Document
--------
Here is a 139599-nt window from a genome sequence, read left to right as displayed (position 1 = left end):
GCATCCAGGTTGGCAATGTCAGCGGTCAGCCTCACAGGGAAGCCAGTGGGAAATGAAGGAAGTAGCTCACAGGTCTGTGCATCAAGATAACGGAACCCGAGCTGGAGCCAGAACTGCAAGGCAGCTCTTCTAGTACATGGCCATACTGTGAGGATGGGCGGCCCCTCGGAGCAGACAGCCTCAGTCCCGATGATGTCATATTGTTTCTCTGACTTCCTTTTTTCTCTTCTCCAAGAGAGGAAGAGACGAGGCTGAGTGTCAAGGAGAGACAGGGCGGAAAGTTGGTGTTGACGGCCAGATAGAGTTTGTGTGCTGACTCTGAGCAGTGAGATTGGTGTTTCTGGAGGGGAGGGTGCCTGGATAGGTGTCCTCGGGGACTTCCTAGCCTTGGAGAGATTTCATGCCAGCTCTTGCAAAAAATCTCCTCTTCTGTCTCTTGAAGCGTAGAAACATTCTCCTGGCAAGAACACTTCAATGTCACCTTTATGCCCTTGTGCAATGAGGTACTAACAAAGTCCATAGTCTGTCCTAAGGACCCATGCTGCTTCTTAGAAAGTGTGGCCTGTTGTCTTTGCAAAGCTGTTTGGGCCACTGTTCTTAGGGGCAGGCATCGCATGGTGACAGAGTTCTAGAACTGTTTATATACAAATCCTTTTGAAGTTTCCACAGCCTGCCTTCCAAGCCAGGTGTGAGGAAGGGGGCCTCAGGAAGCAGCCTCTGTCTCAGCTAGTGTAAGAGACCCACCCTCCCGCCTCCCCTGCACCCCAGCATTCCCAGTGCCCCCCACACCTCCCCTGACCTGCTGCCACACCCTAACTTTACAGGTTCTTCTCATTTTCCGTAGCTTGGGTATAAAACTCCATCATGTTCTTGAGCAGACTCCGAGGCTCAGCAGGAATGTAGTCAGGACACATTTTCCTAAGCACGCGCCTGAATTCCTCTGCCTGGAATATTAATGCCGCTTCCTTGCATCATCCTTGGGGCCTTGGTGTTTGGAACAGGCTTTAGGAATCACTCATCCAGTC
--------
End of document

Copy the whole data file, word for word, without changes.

Here is a 139599-nt window from a genome sequence, read left to right as displayed (position 1 = left end):
GCATCCAGGTTGGCAATGTCAGCGGTCAGCCTCACAGGGAAGCCAGTGGGAAATGAAGGAAGTAGCTCACAGGTCTGTGCATCAAGATAACGGAACCCGAGCTGGAGCCAGAACTGCAAGGCAGCTCTTCTAGTACATGGCCATACTGTGAGGATGGGCGGCCCCTCGGAGCAGACAGCCTCAGTCCCGATGATGTCATATTGTTTCTCTGACTTCCTTTTTTCTCTTCTCCAAGAGAGGAAGAGACGAGGCTGAGTGTCAAGGAGAGACAGGGCGGAAAGTTGGTGTTGACGGCCAGATAGAGTTTGTGTGCTGACTCTGAGCAGTGAGATTGGTGTTTCTGGAGGGGAGGGTGCCTGGATAGGTGTCCTCGGGGACTTCCTAGCCTTGGAGAGATTTCATGCCAGCTCTTGCAAAAAATCTCCTCTTCTGTCTCTTGAAGCGTAGAAACATTCTCCTGGCAAGAACACTTCAATGTCACCTTTATGCCCTTGTGCAATGAGGTACTAACAAAGTCCATAGTCTGTCCTAAGGACCCATGCTGCTTCTTAGAAAGTGTGGCCTGTTGTCTTTGCAAAGCTGTTTGGGCCACTGTTCTTAGGGGCAGGCATCGCATGGTGACAGAGTTCTAGAACTGTTTATATACAAATCCTTTTGAAGTTTCCACAGCCTGCCTTCCAAGCCAGGTGTGAGGAAGGGGGCCTCAGGAAGCAGCCTCTGTCTCAGCTAGTGTAAGAGACCCACCCTCCCGCCTCCCCTGCACCCCAGCATTCCCAGTGCCCCCCACACCTCCCCTGACCTGCTGCCACACCCTAACTTTACAGGTTCTTCTCATTTTCCGTAGCTTGGGTATAAAACTCCATCATGTTCTTGAGCAGACTCCGAGGCTCAGCAGGAATGTAGTCAGGACACATTTTCCTAAGCACGCGCCTGAATTCCTCTGCCTGGAATATTAATGCCGCTTCCTTGCATCATCCTTGGGGCCTTGGTGTTTGGAACAGGCTTTAGGAATCACTCATCCAGTC